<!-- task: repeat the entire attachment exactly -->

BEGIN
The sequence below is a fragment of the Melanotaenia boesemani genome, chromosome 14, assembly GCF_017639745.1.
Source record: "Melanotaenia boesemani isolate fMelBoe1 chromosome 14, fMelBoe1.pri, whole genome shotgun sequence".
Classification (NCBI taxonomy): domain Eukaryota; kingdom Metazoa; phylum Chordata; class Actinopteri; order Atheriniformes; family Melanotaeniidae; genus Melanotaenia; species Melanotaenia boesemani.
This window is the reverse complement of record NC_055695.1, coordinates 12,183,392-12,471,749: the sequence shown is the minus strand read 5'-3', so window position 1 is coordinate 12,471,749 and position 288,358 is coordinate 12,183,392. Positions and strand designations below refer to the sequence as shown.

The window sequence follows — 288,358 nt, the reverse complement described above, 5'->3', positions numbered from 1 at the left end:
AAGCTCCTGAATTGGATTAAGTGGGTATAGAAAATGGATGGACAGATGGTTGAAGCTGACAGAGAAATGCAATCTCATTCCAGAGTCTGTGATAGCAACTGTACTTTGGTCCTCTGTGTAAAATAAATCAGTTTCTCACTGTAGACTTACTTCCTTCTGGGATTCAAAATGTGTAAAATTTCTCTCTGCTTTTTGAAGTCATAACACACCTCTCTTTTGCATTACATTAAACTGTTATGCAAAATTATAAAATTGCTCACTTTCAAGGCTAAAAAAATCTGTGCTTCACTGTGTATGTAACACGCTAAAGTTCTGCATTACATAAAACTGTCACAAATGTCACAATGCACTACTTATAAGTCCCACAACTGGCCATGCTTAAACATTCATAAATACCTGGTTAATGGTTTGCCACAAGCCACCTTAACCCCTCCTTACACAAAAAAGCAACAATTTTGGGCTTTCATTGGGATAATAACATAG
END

The sequence below is a fragment of the Melanotaenia boesemani genome, chromosome 14, assembly GCF_017639745.1.
Source record: "Melanotaenia boesemani isolate fMelBoe1 chromosome 14, fMelBoe1.pri, whole genome shotgun sequence".
Classification (NCBI taxonomy): domain Eukaryota; kingdom Metazoa; phylum Chordata; class Actinopteri; order Atheriniformes; family Melanotaeniidae; genus Melanotaenia; species Melanotaenia boesemani.
This window is the reverse complement of record NC_055695.1, coordinates 12,183,392-12,471,749: the sequence shown is the minus strand read 5'-3', so window position 1 is coordinate 12,471,749 and position 288,358 is coordinate 12,183,392. Positions and strand designations below refer to the sequence as shown.

The window sequence follows — 288,358 nt, the reverse complement described above, 5'->3', positions numbered from 1 at the left end:
AAGCTCCTGAATTGGATTAAGTGGGTATAGAAAATGGATGGACAGATGGTTGAAGCTGACAGAGAAATGCAATCTCATTCCAGAGTCTGTGATAGCAACTGTACTTTGGTCCTCTGTGTAAAATAAATCAGTTTCTCACTGTAGACTTACTTCCTTCTGGGATTCAAAATGTGTAAAATTTCTCTCTGCTTTTTGAAGTCATAACACACCTCTCTTTTGCATTACATTAAACTGTTATGCAAAATTATAAAATTGCTCACTTTCAAGGCTAAAAAAATCTGTGCTTCACTGTGTATGTAACACGCTAAAGTTCTGCATTACATAAAACTGTCACAAATGTCACAATGCACTACTTATAAGTCCCACAACTGGCCATGCTTAAACATTCATAAATACCTGGTTAATGGTTTGCCACAAGCCACCTTAACCCCTCCTTACACAAAAAAGCAACAATTTTGGGCTTTCATTGGGATAATAACATAG